The Original Declaration applies to all improvements, both commercial and residential. It states that "[n]o improvements shall be constructed" without Lakeville Land's approval, and it reiterates that "any . . . improvements" must be approved by Lakeville Land. The term "any" is unambiguous. The district court reasoned that because the content of specific restrictions referred exclusively to elements found in commercial structures only, Lakeville Land intended only to restrict commercial improvements in the Original Declaration. But at least some of the restrictions in the Original Declaration, such as the limits on placements of utility meters and antennas, would apply to residential structures as well as to commercial ones. The district court also reasoned that the Original Declaration's prohibition on metal and plastic siding, combined with the Corrective Declaration's modification of that prohibition to allow construction of residential townhomes with vinyl siding, indicated that Lakeville Land believed that the Original Declaration did not apply to any residential improvements. But residential construction can also include brick or stucco exteriors. And commercial structures can be wood-frame, as shown by the wood-frame restaurant covered by the Second Declaration as modified by the Corrective Declaration. So we do not agree that the declarations necessarily imply the intent to restrict only commercial construction so as to disregard the broad, inclusive term "any." We therefore reverse the district court's declaratory judgment that Lakeville Land's approval authority in the Original Declaration applied only to commercial structures.
But the district court's conclusion that the Original Declaration gave Lakeville Land approval authority only over external elements is correct. The text of the Original Declaration does not suggest that Lakeville Land intended to restrict construction based on interior-design elements. Lakeville Land emphasizes that some previous developers submitted interior plans along with their requests for approval, but it provided no evidence or argument that these submissions were required or that Lakeville Land ever treated them as relevant when exercising its approval authority. Interior-design elements also seem immaterial to Lakeville Land's clear concerns for an appearance of harmonious development in the area. Most important, the declarations specifically focus on structural material and external details only. We consider the term "any" in this context. Narrowly construing the covenants, as we must, which expressly apply to structural and external elements of improvements, we affirm the district court's holding that Lakeville Land could not exercise its approval authority to disapprove the CDA development based on its internal-design elements.
Lakeville Land contends that its disapproval of the CDA development rests on an external-design element—one-car garages. It argues that the district court erred when it held that one-car garages met city standards, as required by the purchase agreement between Lakeville Land and Morgan Square as well as by the Corrective Declaration. The argument fails. Again, we construe the restrictions narrowly. Mission Covenant Church, 253 Minn. at 233, 91 N.W.2d at 442. Lakeville Land only required that residential developments meet city standards. It nowhere required that only residential units with two-car garages be allowed. Lakeville Land concedes that city standards allow for one-car garages. This resolves the issue. We are not persuaded otherwise by Lakeville Land's assertion that one-car garages are allowed only for "affordable housing" projects and that the city otherwise requires two-car garages. Since the CDA development is an affordable-housing development, one-car garages do indeed meet city standards and the covenant makes meeting these standards the prerequisite for the CDA development irrespective of the reason, as the district court determined.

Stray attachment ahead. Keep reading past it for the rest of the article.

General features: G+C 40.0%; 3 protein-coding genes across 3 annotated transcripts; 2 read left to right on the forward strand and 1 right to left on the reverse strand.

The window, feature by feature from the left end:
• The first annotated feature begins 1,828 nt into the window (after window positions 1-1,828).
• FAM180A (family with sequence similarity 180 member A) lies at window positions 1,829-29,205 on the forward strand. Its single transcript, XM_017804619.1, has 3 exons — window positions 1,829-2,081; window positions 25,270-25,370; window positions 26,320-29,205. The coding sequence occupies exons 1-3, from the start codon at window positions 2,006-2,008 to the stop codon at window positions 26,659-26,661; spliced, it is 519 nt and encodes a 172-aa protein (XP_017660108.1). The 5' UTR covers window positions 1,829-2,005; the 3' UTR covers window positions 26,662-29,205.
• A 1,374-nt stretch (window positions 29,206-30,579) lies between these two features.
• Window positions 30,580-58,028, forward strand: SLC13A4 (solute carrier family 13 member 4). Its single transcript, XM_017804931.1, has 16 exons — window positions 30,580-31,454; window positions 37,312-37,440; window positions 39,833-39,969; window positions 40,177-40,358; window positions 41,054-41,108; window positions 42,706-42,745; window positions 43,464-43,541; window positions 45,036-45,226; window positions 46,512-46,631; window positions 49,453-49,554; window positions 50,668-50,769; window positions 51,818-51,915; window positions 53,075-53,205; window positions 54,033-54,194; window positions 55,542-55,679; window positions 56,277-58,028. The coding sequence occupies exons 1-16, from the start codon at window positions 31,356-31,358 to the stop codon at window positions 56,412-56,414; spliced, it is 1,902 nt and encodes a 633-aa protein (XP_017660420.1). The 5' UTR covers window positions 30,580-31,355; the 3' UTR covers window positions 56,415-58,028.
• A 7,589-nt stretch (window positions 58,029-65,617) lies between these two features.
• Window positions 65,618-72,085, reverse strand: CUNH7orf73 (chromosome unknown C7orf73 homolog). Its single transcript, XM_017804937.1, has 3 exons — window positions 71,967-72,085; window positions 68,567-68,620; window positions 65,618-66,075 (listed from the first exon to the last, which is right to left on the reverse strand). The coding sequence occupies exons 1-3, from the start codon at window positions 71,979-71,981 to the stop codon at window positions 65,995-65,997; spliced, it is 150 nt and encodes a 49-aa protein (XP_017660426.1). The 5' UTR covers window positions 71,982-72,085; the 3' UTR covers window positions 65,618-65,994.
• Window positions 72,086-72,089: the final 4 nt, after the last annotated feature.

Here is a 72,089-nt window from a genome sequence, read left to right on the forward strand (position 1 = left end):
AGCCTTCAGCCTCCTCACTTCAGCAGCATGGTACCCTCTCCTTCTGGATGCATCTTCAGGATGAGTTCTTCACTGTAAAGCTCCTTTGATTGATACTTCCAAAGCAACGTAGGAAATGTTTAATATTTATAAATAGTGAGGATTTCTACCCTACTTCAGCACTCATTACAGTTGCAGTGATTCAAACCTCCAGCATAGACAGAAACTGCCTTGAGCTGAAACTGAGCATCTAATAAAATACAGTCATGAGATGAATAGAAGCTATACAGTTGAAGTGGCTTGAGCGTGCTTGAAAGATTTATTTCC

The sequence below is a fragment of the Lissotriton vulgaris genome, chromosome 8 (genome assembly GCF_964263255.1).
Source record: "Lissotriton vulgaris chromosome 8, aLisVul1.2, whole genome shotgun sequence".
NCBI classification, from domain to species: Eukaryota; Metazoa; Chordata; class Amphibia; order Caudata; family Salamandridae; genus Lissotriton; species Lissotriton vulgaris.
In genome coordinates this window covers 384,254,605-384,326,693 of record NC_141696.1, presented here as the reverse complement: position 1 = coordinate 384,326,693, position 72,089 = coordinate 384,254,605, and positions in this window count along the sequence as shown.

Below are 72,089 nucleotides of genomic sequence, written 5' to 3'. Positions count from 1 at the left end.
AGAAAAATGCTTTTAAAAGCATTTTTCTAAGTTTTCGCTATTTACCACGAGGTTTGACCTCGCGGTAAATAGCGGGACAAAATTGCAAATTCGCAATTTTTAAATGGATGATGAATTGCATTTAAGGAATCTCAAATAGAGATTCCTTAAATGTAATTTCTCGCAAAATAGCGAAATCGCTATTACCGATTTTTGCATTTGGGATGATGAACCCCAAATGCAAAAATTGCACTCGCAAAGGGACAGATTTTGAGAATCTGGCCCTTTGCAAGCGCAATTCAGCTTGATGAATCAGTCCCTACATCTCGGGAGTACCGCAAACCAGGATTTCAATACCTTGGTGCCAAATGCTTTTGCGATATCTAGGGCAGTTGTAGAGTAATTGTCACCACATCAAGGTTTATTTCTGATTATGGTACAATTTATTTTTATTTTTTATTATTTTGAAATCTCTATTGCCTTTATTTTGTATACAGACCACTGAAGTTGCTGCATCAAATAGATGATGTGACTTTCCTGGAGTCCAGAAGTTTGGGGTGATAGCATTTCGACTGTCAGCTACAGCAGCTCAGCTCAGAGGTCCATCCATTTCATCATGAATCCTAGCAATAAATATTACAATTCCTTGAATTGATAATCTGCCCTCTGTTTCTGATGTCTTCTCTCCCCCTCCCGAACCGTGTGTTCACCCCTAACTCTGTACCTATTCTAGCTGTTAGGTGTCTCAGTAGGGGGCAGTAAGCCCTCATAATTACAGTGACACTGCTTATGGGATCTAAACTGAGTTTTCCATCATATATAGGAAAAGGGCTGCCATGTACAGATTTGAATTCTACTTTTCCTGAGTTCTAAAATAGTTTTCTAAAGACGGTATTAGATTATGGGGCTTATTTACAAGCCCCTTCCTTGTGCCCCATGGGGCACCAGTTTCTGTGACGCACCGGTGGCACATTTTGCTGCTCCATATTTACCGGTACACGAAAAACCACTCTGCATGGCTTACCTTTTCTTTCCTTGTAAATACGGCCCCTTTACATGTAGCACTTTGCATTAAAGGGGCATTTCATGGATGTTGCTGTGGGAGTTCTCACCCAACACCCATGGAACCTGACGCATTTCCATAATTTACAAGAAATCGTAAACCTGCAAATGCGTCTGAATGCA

We decline to address several of Lakeville Land's challenges because they are moot. Lakeville Land disputes what it views as the district court's improper factual findings, arguing that it speculated outside the record when it discussed alleged drainage problems due to basements and existing residents' subjective beliefs about Lakeville Land's interest in interior-design elements. But because these so-called factual findings relate only to interior-design elements of the proposed CDA development and we have already held that Lakeville Land cannot disapprove a development based on interior design, Lakeville Land's challenges on these additional bases are no longer relevant.
Lakeville Land also contends that the district court erred when it determined that Lakeville Land did not use its approval authority reasonably and in good faith when it disapproved the CDA development plan, arguing that the district court impermissibly based its determination on its dislike of William Cooley's perceived improper motives. But because we affirm the district court's holding based on the objective language in the Declarations limiting the scope of Lakeville Land's approval authority solely to external elements of improvements, Cooley's motives, the district court's indictments of them, and Lakeville Land's defense of them, raise issues we need not address.
For a similar reason, we also decline to address Lakeville Land's argument that the district court erred by failing to provide a correct definition of "first quality" under the declarations. Whatever definition of "first quality" Lakeville Land uses (and the record suggests that the term defies objective definition), its application of the term is constrained by the scope of its approval authority. And since Lakeville Land cannot apply the term (however defined) to internal design elements, it is not necessary to this appeal that we define it.
Affirmed in part, reversed in part.